# Dividend Growth Rate Definition and Examples

Many retired folks, investors looking to fight inflation, or looking for income from their stocks love their dividends. A big part of dividend investing is a stock’s dividend growth rate. A stock’s dividend growth rate shows how fast a company has increased its dividend in the past.

Stocks that increase their dividend over a long period are so popular with dividend investors that they even have a name. Investors call these stocks Dividend Aristocrats. For a stock to make the list of Dividend Aristocrats, it must increase its dividend every year for 25 years.

Being a Dividend Aristocrat doesn’t necessarily mean a dividend stock is right for you. For instance, a Dividend Aristocrat must only raise its dividend by a small amount each year to make the list. Therefore, the stock’s dividend growth might not meet your needs as an investor, especially when inflation is high.

In addition, the Dividend Aristocrat criterion has nothing to do with dividend yield. In other words, even though a stock’s dividend may be growing, it’s a small percentage of the price you must pay for the stock.

If you’re looking for stocks that grow their dividend, it will take a little math. Here’s how you can do it.

## How to Calculate Dividend Growth Rate

The first thing you’ll need to do is grab your calculator. Don’t worry; you don’t need a fancy scientific calculator. Calculating dividend growth rates only requires a little arithmetic. So, any calculator will do.

Next, you’ll need to know how much the stock has paid in dividends last year and the year before last. The first place to check is the company’s website. You can find last year’s dividend in a few different places. Most stock companies have a special Investor Relations page dedicated to stock information. Other places you can see last year’s dividends are on investment websites. For example, you can find the dividend for **The Coca-Cola Company** (NYSE: KO) here.

If you want to go back further than one year, you can calculate the average of each of the past several year’s dividend growth rates. For this, you can still use any old calculator.

## Dividend Growth Rate Formulas

Here is where you’ll use the dividend information that you’ve gathered. There are two different formulas that you can use to find the dividend growth rate over two years. The two formulas will give you the same dividend growth rate. So, you can use the one with which you’re most comfortable.

In the first formula, you take the dividend from this year and subtract it from the year before. That will tell you how much the dividend grew in dollars and cents. Then, divide by the dividend from the year before. That will give you a percentage that shows you the dividend growth rate.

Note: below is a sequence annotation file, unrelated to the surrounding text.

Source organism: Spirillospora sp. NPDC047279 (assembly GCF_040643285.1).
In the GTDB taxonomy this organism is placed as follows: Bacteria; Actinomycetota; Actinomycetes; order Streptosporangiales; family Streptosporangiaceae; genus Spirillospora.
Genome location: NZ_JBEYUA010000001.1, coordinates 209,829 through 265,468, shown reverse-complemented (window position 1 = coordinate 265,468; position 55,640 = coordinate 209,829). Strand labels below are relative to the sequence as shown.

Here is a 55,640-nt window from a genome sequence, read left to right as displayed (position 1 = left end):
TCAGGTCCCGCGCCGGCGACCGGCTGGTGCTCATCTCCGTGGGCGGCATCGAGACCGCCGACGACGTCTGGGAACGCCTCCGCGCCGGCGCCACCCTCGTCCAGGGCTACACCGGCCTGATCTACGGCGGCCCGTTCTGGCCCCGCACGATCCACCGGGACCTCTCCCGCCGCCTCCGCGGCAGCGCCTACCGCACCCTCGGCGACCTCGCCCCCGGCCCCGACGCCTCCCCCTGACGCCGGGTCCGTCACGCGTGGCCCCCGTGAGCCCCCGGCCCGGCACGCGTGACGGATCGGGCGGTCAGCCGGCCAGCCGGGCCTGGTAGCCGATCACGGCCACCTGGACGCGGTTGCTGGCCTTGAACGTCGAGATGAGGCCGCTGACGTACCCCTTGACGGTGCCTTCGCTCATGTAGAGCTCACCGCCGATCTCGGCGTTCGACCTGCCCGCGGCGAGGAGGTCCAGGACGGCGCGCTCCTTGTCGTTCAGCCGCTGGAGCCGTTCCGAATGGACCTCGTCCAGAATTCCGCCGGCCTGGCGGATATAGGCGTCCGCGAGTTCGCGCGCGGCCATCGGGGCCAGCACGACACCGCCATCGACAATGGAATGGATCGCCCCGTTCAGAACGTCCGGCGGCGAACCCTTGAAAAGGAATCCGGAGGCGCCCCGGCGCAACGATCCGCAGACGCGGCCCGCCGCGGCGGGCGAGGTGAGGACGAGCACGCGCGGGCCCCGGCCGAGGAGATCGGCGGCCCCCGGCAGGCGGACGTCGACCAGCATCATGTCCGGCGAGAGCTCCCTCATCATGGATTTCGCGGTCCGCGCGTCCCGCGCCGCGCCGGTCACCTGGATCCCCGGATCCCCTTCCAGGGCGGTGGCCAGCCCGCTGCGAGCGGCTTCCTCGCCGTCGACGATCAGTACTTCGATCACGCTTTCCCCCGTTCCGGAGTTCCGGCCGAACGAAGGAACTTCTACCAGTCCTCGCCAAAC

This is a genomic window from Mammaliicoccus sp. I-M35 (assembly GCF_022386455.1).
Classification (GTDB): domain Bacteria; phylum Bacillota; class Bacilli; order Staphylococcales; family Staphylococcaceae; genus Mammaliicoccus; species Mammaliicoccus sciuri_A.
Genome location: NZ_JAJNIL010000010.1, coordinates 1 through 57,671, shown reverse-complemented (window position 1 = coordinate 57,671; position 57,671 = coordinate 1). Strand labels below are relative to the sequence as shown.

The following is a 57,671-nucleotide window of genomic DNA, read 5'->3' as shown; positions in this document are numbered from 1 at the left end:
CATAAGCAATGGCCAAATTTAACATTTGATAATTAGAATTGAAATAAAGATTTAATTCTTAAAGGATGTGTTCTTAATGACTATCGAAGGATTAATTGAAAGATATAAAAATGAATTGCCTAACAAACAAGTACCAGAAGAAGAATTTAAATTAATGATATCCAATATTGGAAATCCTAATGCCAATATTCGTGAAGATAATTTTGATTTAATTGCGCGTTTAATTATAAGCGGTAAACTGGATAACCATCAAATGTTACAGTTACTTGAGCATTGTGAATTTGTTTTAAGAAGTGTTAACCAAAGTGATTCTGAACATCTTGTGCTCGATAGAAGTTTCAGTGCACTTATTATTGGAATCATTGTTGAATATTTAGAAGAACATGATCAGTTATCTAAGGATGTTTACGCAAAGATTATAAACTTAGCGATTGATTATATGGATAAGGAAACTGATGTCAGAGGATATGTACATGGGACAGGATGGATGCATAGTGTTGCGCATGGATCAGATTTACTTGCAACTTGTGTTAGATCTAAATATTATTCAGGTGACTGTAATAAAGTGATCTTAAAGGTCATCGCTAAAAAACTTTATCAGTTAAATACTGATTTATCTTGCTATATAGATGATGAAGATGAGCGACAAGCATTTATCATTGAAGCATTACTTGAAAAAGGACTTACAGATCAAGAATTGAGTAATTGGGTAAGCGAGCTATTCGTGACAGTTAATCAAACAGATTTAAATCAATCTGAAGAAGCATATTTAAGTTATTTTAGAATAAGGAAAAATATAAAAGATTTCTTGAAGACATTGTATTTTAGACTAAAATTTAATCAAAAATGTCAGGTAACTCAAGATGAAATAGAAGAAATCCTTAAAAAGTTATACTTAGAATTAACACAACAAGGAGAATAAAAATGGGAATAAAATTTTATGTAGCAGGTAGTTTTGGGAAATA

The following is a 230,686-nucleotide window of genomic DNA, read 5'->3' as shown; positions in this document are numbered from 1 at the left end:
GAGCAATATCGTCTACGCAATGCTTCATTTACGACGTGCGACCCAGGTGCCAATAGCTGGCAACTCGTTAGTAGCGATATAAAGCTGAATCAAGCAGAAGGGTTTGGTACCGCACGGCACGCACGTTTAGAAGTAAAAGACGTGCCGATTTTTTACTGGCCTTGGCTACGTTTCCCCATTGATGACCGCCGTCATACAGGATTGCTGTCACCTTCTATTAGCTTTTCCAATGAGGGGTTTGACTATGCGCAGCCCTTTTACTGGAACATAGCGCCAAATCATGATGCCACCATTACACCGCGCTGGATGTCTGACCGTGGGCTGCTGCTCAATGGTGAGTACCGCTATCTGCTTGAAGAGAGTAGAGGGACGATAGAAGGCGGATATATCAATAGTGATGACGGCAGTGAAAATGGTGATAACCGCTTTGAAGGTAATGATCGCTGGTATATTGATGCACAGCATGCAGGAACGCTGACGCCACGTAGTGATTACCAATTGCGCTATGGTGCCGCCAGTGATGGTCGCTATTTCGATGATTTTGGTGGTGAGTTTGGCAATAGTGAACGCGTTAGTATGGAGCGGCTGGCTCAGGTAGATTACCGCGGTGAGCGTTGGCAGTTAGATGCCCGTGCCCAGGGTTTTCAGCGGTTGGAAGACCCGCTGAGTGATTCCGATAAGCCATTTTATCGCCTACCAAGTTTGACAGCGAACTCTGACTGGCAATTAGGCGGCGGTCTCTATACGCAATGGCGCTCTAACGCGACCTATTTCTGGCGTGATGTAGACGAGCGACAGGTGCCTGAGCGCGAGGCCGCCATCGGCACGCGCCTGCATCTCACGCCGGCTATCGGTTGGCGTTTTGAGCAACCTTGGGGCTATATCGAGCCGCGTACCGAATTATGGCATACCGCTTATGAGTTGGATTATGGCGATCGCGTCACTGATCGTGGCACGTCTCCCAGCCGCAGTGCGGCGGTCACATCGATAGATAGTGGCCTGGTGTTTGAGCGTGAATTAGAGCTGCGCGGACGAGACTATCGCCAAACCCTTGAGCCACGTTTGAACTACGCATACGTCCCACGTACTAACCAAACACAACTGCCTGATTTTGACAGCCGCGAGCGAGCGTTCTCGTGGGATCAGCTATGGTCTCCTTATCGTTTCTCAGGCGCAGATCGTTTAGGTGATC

(D2 – D1) / D1 = Dividend Growth Rate

To break it down even further…

- D1 = Dividend from the year before last
- D2 = Dividend from last year

On the other hand, you can divide last year’s dividend by the dividend from the year before and subtract one.

D2 / D1 – 1 = Dividend Growth Rate

Where:

- D1 = Dividend from the year before last
- D2 = Dividend from last year

For multiple years, find the dividend growth rate for each year you’re calculating. After doing that, add them all up and divide by the number of years that you figured. The calculations are similar if you want to find the average dividend growth rate for more than one year.

(DGR1 + DGR2 + DGR3 + DGR4 …) / N

Let’s break this down…

- DGR = Dividend Growth Rate
- N = Number of years

## Examples

Let’s add some hypothetical numbers to the previous formulas to add some color. Say the stock you’re looking at paid a dividend per share of $2.12 the year before this last. Last year the dividend per share was $2.30. If we put those numbers into the first formula, it would look like this:

($2.30 – $2.12) / $2.12 = 8.49%

The dividend growth rate for the stock was 8.49% over the last year. Now let’s try the second formula:

($2.30 / $2.12) – 1 = 8.49%

You can use these two formulas to double-check your calculations. They should give you the same dividend growth rate every time.

Now let’s look at the formula for finding the average dividend growth rate for multiple years. Say the stock you’re looking at has paid the following dividends over the last four years:

D1 = $1.90

D2 = $2

D3 = $2.12

D4 = $2.30

You can use either of the one-year calculations to find the rate for each of the three previous years.

- ($2 – $1.90) / $1.90 = 5.26%
- ($2.12 – $2) / $2 = 6%
- ($2.12 – $2.30) / $2.12 = 8.49%

Finally:

(5.26% + 6% + 8.49%) / 3 = 6.58%

The second formula should get the same results. Let’s take a look.

- ($2 / $1.90) – 1 = 5.26%
- ($2.12 / $2) – 1 = 6%
- ($2.30 / $2.12) – 1 = 8.49%

And finally… (5.26% + 6% + 8.49%) / 3 = 6.58%